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12: Categorical Data Analysis

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    Now that we’ve got the basic theory behind hypothesis testing, it’s time to start looking at specific tests that are commonly used in psychology. So where should we start? Not every textbook agrees on where to start, but I’m going to start with “χ2 tests” (this chapter) and “t-tests” (Chapter 13). Both of these tools are very frequently used in scientific practice, and while they’re not as powerful as “analysis of variance” (Chapter 14) and “regression” (Chapter 15) they’re much easier to understand.

    The term “categorical data” is just another name for “nominal scale data”. It’s nothing that we haven’t already discussed, it’s just that in the context of data analysis people tend to use the term “categorical data” rather than “nominal scale data”. I don’t know why. In any case, categorical data analysis refers to a collection of tools that you can use when your data are nominal scale. However, there are a lot of different tools that can be used for categorical data analysis, and this chapter only covers a few of the more common ones.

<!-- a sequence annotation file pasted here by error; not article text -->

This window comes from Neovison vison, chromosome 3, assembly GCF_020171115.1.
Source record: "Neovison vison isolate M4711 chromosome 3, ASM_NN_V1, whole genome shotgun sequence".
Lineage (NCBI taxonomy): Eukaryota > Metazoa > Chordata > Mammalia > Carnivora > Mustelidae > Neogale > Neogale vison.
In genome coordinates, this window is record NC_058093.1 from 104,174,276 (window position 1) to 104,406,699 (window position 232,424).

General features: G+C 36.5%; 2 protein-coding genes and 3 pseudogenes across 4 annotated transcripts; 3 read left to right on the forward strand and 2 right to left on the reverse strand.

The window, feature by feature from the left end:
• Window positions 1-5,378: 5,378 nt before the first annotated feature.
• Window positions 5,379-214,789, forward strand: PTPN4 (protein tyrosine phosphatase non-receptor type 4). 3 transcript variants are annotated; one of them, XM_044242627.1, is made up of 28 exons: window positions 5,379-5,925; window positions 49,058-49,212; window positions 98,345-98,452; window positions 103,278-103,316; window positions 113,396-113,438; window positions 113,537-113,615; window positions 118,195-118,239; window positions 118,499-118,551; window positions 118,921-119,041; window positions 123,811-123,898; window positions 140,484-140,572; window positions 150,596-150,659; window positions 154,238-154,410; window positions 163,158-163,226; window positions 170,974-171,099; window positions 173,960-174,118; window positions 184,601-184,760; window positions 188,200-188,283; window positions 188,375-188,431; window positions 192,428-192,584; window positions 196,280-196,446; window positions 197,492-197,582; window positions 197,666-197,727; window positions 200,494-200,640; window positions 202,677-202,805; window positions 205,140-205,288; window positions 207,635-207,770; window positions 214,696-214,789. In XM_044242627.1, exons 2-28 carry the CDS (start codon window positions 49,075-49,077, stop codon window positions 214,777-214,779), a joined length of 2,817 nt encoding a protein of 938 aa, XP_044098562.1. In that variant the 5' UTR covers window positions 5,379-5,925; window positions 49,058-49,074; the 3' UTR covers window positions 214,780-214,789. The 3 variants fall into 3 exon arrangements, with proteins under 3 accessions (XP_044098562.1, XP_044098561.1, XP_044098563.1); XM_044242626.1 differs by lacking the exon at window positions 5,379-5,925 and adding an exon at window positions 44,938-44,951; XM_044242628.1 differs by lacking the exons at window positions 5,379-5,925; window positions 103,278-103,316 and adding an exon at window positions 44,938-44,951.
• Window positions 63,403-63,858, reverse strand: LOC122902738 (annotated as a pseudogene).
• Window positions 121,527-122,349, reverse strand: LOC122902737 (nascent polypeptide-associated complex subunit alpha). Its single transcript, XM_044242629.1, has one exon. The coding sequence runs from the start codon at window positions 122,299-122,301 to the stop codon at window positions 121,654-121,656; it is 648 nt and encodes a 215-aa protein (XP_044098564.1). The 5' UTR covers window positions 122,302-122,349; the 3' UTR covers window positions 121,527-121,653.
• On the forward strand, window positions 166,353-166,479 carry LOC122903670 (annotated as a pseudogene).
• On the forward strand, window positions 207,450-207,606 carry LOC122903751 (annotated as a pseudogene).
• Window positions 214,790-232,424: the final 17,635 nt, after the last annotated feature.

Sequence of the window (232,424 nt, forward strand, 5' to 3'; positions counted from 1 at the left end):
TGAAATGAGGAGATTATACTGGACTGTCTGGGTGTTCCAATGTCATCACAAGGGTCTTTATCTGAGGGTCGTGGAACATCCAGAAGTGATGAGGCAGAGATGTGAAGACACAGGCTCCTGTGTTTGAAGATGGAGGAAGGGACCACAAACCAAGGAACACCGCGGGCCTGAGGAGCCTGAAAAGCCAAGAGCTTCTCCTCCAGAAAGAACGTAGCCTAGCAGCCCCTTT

This page titled 12: Categorical Data Analysis is shared under a CC BY-SA 4.0 license and was authored, remixed, and/or curated by Danielle Navarro via source content that was edited to the style and standards of the LibreTexts platform; a detailed edit history is available upon request.

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